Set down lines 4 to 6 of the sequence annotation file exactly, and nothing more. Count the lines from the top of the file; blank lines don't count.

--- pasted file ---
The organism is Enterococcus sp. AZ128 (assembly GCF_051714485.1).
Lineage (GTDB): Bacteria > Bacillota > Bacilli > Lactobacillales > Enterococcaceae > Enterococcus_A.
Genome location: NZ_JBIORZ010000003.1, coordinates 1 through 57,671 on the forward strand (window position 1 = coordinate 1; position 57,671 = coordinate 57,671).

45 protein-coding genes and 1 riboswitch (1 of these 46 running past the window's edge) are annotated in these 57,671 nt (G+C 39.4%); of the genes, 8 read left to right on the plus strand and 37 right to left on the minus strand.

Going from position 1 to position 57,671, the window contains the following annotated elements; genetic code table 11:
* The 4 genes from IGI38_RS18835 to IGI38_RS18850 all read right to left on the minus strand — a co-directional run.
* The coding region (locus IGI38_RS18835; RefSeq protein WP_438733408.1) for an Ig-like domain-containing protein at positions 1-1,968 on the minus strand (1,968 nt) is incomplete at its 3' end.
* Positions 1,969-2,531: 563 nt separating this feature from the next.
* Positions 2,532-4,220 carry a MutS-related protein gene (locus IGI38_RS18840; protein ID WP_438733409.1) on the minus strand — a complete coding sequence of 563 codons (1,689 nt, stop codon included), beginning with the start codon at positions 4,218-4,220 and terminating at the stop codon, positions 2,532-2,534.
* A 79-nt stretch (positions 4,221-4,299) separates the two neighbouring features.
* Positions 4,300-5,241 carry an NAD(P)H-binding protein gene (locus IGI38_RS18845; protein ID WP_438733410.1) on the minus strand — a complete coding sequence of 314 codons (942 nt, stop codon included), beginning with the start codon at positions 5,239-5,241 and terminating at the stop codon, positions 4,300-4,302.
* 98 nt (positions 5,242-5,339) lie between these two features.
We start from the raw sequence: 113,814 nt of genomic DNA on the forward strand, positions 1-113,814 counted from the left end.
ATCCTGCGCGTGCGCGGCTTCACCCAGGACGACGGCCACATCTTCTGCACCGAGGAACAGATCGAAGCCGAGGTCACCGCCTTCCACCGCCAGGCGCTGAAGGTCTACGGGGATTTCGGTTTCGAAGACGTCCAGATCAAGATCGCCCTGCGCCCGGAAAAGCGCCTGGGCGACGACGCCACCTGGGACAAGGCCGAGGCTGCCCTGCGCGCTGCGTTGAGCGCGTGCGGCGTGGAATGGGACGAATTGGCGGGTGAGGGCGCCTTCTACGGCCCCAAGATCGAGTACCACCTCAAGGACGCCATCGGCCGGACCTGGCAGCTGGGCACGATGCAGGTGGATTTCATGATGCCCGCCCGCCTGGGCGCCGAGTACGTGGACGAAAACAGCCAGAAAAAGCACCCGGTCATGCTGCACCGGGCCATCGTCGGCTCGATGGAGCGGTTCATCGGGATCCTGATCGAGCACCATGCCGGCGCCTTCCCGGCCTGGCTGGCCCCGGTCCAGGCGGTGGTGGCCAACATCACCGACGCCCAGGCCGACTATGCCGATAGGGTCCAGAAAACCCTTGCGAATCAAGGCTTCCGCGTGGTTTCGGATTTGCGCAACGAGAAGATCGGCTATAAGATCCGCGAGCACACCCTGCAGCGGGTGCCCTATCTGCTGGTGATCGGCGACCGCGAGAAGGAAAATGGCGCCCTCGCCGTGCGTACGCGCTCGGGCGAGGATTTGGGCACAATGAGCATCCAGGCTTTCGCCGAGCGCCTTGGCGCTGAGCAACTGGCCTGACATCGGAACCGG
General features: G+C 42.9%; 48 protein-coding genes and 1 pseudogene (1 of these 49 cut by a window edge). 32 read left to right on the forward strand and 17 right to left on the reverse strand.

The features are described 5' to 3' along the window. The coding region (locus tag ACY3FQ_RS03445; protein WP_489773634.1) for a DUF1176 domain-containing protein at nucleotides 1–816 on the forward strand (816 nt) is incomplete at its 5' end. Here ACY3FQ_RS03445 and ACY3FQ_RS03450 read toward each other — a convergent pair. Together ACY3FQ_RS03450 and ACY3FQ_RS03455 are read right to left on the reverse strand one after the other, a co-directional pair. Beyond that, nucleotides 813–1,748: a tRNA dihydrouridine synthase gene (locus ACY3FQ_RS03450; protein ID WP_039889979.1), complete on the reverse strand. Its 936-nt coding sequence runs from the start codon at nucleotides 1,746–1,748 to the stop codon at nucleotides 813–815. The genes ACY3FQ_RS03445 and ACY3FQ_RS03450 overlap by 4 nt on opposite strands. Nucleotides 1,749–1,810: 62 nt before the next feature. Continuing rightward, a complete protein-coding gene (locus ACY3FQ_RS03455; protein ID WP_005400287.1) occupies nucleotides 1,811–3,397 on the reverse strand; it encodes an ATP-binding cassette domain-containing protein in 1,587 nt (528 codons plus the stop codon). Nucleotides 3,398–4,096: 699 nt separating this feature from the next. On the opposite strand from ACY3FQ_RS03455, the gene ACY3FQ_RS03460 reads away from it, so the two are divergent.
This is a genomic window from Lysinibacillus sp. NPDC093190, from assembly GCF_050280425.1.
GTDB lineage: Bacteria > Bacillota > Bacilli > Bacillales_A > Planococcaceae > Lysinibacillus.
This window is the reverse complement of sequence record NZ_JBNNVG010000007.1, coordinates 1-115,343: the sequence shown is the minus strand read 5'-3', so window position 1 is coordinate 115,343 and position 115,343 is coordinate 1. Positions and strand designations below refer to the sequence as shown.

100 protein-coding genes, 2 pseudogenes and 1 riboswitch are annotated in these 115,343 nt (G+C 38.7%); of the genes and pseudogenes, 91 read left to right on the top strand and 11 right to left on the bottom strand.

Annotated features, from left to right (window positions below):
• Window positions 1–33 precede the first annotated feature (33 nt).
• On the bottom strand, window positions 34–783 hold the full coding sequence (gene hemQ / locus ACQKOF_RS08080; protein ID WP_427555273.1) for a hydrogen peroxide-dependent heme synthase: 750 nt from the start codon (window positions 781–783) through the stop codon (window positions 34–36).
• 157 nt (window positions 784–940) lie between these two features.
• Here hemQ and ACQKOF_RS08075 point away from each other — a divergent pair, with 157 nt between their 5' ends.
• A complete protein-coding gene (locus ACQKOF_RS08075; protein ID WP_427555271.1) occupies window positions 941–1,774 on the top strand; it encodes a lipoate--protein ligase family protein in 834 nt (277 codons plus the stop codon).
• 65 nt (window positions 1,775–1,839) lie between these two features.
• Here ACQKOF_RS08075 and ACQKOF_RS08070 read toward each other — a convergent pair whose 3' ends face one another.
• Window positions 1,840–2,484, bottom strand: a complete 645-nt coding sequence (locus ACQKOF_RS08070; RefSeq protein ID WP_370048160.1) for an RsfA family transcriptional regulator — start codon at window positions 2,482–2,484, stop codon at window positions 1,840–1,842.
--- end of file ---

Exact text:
45 protein-coding genes and 1 riboswitch (1 of these 46 running past the window's edge) are annotated in these 57,671 nt (G+C 39.4%); of the genes, 8 read left to right on the plus strand and 37 right to left on the minus strand.

Going from position 1 to position 57,671, the window contains the following annotated elements; genetic code table 11:
* The 4 genes from IGI38_RS18835 to IGI38_RS18850 all read right to left on the minus strand — a co-directional run.